How is working from home going?
“Things are going well” is something we automatically answer to questions like: “how are you?”, “how is work going?”, or “how are things at home?”. It is nice when things are going well and when everything is running smoothly. Colleagues and employers also like to hear that you are doing well. If things are not going well, you are obviously doing something wrong, which is not nice to realise about yourself, let alone that your employer and colleagues will think so too. Working from home and behind webcams has made it a lot easier to pretend to the outside world that things are going well. The micro-signals over people’s well-being are harder to pick up through the camera. Most of the time, the webcams are off and everyone is alone in their room.
On the other side, for employees, it’s good to hear that everything around the company is doing great and that employers are happy with the work being done. Managers want to remain positive, acknowledging they choose the right strategy and keep up the morale with their employees. Working from home enhances the possibility of talking in positive ways since there is less (informal) peer-to-peer contact and less information is disseminated through (formal) aisles.
I am doing (just) fine / I am always (not) doing fine
It’s hard to define “doing well”. Therefore, it’s quite easy to put a mask on, be vague and short on details to the people around you. You can always find something which is going great and emphasize it. But one of the additional risks of more autonomy in working from home is that employees focus mainly on good things and avoid the difficult aspects of their lives. In addition, there is also the “positive feedback” trend that makes the negative aspects fade even further into the background. The tasks not done or done poorly accumulate and grow like a bubble under the mask of a daily (fake) doing well. Only when very specific, targeted questions are asked about the specific progress, which can no longer be avoided, the real issues reveal. The consequences of breaking such a bubble can be very large, from burn-outs to widespread misinformation within the organisation.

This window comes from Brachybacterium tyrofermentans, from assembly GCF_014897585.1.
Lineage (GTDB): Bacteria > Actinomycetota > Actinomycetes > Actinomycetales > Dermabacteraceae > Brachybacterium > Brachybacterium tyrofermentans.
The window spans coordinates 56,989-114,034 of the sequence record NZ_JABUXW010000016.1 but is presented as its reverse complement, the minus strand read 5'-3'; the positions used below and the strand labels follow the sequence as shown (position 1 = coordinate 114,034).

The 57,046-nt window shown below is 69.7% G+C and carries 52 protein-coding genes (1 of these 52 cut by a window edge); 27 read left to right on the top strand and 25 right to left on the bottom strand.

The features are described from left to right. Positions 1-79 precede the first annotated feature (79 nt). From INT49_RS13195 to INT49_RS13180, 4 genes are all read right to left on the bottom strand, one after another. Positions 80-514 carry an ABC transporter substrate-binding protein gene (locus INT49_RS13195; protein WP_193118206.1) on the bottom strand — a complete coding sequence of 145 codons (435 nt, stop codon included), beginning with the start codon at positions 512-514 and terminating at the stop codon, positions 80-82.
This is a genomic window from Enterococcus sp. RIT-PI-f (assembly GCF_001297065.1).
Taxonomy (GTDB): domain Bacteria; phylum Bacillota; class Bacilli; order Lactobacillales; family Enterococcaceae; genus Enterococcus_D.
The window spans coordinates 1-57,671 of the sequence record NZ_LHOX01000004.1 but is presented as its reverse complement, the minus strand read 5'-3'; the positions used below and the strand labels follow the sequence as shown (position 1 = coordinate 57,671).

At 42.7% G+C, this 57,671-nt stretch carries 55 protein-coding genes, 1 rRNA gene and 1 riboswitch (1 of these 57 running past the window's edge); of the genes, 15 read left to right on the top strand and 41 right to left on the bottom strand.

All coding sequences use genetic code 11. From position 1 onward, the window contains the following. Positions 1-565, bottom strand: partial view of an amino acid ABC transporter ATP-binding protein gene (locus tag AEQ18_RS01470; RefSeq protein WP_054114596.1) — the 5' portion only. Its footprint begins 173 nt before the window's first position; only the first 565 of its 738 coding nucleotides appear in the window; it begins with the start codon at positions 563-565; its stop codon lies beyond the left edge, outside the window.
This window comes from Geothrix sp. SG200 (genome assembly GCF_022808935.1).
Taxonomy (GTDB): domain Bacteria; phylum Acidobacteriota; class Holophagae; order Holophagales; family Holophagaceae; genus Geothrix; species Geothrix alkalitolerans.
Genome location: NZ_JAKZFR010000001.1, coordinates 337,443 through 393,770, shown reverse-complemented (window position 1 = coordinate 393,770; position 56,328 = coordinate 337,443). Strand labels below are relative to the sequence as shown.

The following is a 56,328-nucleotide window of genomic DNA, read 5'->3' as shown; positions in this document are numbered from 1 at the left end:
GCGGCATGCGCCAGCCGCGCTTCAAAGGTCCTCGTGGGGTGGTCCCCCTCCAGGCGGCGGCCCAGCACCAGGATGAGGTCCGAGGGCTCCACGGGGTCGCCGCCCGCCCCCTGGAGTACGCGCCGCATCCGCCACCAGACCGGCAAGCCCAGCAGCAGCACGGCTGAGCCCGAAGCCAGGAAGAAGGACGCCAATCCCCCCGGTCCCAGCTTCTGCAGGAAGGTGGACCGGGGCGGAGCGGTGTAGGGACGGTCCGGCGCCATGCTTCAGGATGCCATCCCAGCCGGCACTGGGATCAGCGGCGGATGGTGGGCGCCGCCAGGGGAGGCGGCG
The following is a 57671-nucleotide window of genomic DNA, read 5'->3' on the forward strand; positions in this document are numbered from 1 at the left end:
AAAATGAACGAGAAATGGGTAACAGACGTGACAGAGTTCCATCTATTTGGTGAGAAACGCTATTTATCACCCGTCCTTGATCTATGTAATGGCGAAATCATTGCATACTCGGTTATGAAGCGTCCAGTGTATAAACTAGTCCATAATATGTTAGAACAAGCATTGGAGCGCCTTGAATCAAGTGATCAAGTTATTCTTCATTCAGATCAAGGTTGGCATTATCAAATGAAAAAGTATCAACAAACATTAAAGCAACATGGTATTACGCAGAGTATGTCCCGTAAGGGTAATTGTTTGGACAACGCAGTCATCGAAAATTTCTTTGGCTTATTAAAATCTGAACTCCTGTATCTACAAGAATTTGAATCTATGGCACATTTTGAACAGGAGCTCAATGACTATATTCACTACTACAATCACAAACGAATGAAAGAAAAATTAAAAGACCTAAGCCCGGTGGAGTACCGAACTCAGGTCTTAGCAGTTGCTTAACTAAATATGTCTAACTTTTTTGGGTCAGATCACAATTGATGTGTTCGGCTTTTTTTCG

What I don’t claim is that we have to focus more on preventing burn-outs and misinformation, no, we have to focus on reality: the things that are really happening. The bubbles expanding against each other give an unreal picture of reality. We all like to do our hair up for the camera and talk about nice weekends, but we do not like to share our Netflix addictions or our mistakes and uncertainties. Although, for many organisations transparency is a high core value. Open communication is important to stay connected because ultimately, everyone in the organisation is working towards the same goal.
Well-being and transparency
Being honest and open about our well-being starts with taking more time for (in)formal conversations with colleagues and employees. It starts with switching off the automatic (“things are going well”) pilot so that you can ask different (specific) questions and answer them differently, think about it for a moment, tell the truth, and tell how you are coping. Then you can indicate your needs. An organisation investing in employee well-being and (mental) health can see a great return of investments for productivity, retention and health costs.
As previously analysed in our whitepapers on mental health and healthy workplaces. To collect and analyse your employees’ well-being data, you can use Habital. An app where employees share, anonymously and transparently, how they are doing at work (from home). Same as, what is limiting them while performing their activities. Through dashboards, you can see where and which groups have the potential to achieve the fastest and most profit. By means of increasing productivity, health and happiness factors. The current working from home situation is challenging and influences everyone differently. Thus, it has become essential to gain a clear overview of this sort of data for organisations to effectively overcome it.